"Manners maketh man. Do you know what that means? Then let me teach you a lesson. Are we going to stand around here all day, or are we going to fight?"
Kick-Ass was his love letter to superhero films, and Stardust felt the same way about the fantasy genre. Now Matthew Vaughn is tackling the spy scenario with Kingsman. Once again he takes a genre we think we’re comfortable with, and blows us away in so many ways.
Eggsy (Taron Egerton) is a kid on the wrong side of the law, being chased by pretty much everyone that he’s offended in the past. But he suddenly finds himself recruited by Harry Hart (Colin Firth) as part of a secret and elite group of agents called the Kingsman. As Eggsy undergoes a bizarre and brutal training regime, an eccentric billionaire (Samuel L Jackson) threatens to wipe out most of the world’s population.
Make no mistake, though it pays tribute to the classic Bond films Kingsman is definitely a modern film. It uses the 21st technology to full advantage to make some of the crazy 007 gadgets of yesteryear if anything, even madder. And it’s brilliant.
You expect Colin Firth to play this part with sophistication and intelligence. You alos expect the Oscar Winner to have passion and effort behind his role and you see him use a fair amount of charisma and humour to make a very enjoyable character. What you don’t expect is for him to be pretty decent action star. At so many points in this movie I found myself thinking ‘Who knew King George Kicked so much ass. He seems to be having the time of his life while he’s doing it as well, just like I was.
We may have seen a rise in the serious and excellent Bond films of recent years. But a small part of me misses the fun and stereotypes of Scotch drinking brits that fight off eccentric baddies and either dealing with or dodging beautiful women with various traits that make them razor sharp in more ways than one. If you are like me then fear not because Vaughn’s film has enough of all of that to make Bond look a bit, well dare I say, boring.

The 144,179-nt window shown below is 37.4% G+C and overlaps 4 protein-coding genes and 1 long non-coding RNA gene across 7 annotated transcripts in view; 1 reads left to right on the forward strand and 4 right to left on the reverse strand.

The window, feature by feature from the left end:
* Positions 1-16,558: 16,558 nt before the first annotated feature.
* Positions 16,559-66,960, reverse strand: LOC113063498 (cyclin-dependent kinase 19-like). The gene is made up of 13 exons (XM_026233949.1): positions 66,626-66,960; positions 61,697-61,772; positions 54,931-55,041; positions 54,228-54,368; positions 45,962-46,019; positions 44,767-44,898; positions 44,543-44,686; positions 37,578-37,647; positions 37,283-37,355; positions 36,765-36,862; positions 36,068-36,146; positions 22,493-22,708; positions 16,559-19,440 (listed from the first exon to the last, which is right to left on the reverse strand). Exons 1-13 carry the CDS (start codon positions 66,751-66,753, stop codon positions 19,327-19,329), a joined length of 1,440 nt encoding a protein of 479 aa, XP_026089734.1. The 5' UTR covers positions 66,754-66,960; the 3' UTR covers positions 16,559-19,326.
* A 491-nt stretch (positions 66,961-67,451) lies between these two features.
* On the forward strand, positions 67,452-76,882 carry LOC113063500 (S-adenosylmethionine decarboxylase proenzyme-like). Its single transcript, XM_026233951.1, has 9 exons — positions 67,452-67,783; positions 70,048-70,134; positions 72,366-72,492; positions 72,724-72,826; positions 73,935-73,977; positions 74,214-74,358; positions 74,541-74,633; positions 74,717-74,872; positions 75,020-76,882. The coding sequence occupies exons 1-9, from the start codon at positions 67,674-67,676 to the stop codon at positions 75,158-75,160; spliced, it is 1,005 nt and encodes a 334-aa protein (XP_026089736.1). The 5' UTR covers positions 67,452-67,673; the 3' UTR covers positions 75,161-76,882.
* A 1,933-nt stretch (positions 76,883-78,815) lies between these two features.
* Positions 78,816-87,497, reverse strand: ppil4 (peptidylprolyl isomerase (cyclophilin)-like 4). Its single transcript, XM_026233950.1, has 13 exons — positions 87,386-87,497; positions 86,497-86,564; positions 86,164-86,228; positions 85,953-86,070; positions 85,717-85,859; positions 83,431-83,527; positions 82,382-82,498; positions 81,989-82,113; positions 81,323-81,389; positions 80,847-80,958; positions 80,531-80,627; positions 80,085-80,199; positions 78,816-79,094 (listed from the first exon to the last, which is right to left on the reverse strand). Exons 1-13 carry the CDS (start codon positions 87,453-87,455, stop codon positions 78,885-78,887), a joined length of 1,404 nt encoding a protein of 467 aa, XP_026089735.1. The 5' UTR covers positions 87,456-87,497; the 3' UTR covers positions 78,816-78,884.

Newcomer Taron Egerton would seem in danger of being outmatched against such a strong cast (that also includes Michael Caine and Mark Strong) but his charisma successfully clashes with Firth to make him stand out and hold his own. The rough edges of his character show clearly and he appears to be the latest instalment of new talent to come from Vaughn.
There is one slight problem in the fact that if you expect foul, fun and filthy fighting from the fire-line then you may be disappointed. Kingsman’s first half is rather conventional and tame, with subplots that sometimes feel disjointed. However you can easily look past that as the next half gets into top speed and never slows down. It bombards you with the mad melee of Firth shooting, stabbing, strangling and at one point singlehandedly demolishing a church and its angry congregation. As well as this, I like to think that Vaughn has started to grow up a bit as a filmmaker. Here he shows an ability to show restraint when necessary to deliver a truly exhilarating film that pauses when it needs to.
Further proof of Vaughn’s maturity comes from the fact that Kingsman may be a tribute to the classic era of spy films, it is keen to point out its problems. The secret service assembled of White upper-class males that need to change to keep up with the modern world. The familiar spy plot and scenarios are kept fresh and entertaining with that strong sense of familiarity that is not afraid to turn things up.
It may be incredibly risky and it may also be the most fun I’ve had this year. It’s a love letter to spy films with style, substance,one that is also very smart, and I haven't even mentioned Samuel L Jackson yet.
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